If your child lives in England, is over 16 and not in full time education they can apply. Apprenticeships are available to anyone over the age of 16. There are different entry requirements depending on the sector and job. Apprentices need to be committed, motivated, enthusiastic and reliable, with a 'can-do' attitude.

The benefits of being an apprentice include earning a salary, training in the skills employers want, excellent progression opportunities, whether looking to study further or climb the ranks within the workplace, better long term salary prospects and learning at a pace suited to the individual with the support of a mentor. Apprentices have the opportunity to experience new and different challenges, and learn to work better and more effectively.

Apprenticeships last for a minimum of one year, however many can take longer, especially if they are at a higher level or in a certain sectors such as engineering. Employers all over the country recognise and value Apprenticeships as they show that participants have been trained in the skills they need.

As a parent you will influence any potential apprentice. For further information about Apprenticeships and why one could be right for your child visit:

www.apprenticeships.gov.uk

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Maternity Leave - The Facts

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Employees Four Key Pregnancy Rights Spring is on the way and thoughts turn to new beginnings! don't wait until you are on Maternity leave, if you are considering starting or extending your family it's worth having an idea about some of the legislation surrounding pregnant employees. Otherwise, you may have a colleague or team member who is expecting.Pregnant employees have 4 key rights: paid time off for antenatal care, maternity leave, maternity pay and protection against unfair treatment, discrimination or...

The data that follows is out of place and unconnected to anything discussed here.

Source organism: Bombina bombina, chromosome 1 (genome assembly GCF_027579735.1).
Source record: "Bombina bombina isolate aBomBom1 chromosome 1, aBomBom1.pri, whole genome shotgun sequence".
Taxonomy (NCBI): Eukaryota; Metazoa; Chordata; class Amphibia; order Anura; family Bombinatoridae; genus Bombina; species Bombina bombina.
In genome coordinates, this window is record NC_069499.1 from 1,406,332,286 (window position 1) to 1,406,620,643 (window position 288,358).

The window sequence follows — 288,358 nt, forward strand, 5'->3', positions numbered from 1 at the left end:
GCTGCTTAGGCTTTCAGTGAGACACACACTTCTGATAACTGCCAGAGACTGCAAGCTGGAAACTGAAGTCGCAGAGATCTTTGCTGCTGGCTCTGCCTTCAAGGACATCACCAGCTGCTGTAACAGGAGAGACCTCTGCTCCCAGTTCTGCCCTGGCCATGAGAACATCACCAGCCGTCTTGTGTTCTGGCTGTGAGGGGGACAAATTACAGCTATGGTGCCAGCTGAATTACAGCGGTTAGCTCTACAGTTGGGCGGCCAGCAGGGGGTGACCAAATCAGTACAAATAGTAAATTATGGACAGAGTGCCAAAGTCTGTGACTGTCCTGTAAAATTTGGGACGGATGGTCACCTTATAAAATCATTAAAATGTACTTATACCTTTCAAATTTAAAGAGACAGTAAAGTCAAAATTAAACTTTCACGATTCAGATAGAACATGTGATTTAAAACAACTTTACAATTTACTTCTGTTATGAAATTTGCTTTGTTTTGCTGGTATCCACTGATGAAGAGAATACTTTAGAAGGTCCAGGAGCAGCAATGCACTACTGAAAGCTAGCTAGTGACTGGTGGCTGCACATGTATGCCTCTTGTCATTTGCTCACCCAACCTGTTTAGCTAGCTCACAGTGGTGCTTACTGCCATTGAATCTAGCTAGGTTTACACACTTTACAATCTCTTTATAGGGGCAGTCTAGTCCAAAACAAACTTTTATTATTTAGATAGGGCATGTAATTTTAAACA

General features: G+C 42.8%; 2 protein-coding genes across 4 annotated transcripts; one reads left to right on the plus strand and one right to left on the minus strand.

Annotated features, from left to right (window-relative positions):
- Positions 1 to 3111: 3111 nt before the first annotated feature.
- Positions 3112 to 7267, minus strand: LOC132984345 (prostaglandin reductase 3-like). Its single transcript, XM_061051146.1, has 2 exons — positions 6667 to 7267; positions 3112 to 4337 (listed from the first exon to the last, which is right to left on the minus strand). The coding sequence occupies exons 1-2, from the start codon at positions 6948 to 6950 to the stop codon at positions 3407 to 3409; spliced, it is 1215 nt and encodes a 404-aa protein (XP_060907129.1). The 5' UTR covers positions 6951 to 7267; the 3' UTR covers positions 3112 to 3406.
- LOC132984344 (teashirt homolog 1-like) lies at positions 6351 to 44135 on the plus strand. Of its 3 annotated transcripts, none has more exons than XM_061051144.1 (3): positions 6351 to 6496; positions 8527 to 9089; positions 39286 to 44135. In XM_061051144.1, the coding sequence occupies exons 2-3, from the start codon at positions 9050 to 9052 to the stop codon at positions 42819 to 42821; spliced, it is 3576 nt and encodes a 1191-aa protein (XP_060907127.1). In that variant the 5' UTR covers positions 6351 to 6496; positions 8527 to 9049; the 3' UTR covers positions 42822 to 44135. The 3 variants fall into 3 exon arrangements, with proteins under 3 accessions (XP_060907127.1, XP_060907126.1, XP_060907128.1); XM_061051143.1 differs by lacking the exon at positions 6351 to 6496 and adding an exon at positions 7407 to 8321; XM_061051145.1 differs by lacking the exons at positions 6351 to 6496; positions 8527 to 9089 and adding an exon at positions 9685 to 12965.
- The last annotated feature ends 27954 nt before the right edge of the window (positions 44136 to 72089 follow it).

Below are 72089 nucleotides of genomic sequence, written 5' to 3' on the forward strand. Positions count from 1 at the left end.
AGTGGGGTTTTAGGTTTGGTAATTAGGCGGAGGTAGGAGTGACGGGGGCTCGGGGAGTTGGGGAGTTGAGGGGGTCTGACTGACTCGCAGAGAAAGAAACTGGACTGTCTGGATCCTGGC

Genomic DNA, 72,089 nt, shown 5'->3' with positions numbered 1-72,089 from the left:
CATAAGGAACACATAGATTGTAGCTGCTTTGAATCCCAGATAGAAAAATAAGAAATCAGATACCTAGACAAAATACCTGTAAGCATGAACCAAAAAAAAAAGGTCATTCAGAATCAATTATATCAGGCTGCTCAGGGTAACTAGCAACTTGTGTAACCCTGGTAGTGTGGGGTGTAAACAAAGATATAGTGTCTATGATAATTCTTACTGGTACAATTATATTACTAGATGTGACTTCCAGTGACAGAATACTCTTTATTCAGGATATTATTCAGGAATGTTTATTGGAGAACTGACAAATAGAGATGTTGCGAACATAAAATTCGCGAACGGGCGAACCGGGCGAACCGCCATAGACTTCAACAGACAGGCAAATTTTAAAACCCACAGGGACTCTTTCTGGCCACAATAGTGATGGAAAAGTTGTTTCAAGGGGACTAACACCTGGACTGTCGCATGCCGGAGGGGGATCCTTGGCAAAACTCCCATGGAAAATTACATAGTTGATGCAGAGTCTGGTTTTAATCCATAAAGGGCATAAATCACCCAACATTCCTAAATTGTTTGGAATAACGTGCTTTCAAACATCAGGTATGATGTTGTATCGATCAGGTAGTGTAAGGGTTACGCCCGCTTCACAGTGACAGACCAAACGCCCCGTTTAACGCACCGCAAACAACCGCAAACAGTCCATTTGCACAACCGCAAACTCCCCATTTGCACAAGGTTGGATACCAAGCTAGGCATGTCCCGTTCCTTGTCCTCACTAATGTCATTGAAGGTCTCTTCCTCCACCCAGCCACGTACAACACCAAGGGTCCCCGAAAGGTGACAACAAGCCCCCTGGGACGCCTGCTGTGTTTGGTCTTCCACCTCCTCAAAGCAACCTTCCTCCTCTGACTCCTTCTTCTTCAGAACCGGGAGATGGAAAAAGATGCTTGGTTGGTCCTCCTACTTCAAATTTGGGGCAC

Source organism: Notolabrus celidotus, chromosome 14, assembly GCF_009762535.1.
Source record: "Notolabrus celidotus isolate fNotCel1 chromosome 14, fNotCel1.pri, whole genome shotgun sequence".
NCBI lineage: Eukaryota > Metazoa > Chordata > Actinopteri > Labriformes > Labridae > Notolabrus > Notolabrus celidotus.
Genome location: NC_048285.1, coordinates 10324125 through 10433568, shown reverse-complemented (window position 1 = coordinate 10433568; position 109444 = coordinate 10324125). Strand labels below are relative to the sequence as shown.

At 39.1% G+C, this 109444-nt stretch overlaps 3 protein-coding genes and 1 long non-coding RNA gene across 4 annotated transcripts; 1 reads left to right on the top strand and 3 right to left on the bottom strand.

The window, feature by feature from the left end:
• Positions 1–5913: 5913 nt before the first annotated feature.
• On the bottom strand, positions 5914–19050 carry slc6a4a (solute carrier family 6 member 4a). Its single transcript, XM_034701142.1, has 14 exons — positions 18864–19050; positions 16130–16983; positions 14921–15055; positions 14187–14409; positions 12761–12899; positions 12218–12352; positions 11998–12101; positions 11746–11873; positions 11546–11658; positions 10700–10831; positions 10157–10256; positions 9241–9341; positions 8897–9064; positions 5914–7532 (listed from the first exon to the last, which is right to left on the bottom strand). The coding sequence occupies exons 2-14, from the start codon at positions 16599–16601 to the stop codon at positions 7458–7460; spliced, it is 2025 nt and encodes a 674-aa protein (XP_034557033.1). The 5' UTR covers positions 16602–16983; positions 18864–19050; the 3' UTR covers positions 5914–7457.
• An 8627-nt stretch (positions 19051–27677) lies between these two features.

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Maternity Leave - The Facts

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Employees Four Key Pregnancy Rights

Spring is on the way and thoughts turn to new beginnings! don't wait until you are on Maternity leave, if you are considering starting or extending your family it's worth having an idea about some of the legislation surrounding pregnant employees. Otherwise, you may have a colleague or team member who is expecting.

Pregnant employees have 4 key rights: paid time off for antenatal care, maternity leave, maternity pay and protection against unfair treatment, discrimination or dismissal. Antenatal care isn't just medical appointments. Antenatal or parenting classes which have been recommended by a doctor or midwife are also included.

Employers can't change a pregnant employee's contract terms and conditions without agreement. If they do, they are in breach of contract. Maternity leave and statutory maternity pay will start automatically if an employee is away from work for a pregnancy-related illness during the 4 weeks before the baby is due. This is regardless of what has been agreed before. If you aren't taking statutory maternity leave, you must take 2 weeks off after the baby is born. This is extended to 4 weeks if you work in a factory.

You must tell your employer about the pregnancy at least 15 weeks before the start of the week when the baby is due. If this isn't possible (eg. if you didn't know that you were pregnant) you must advise your employer as soon as possible. You must also tell your employer when you want to start your statutory maternity pay.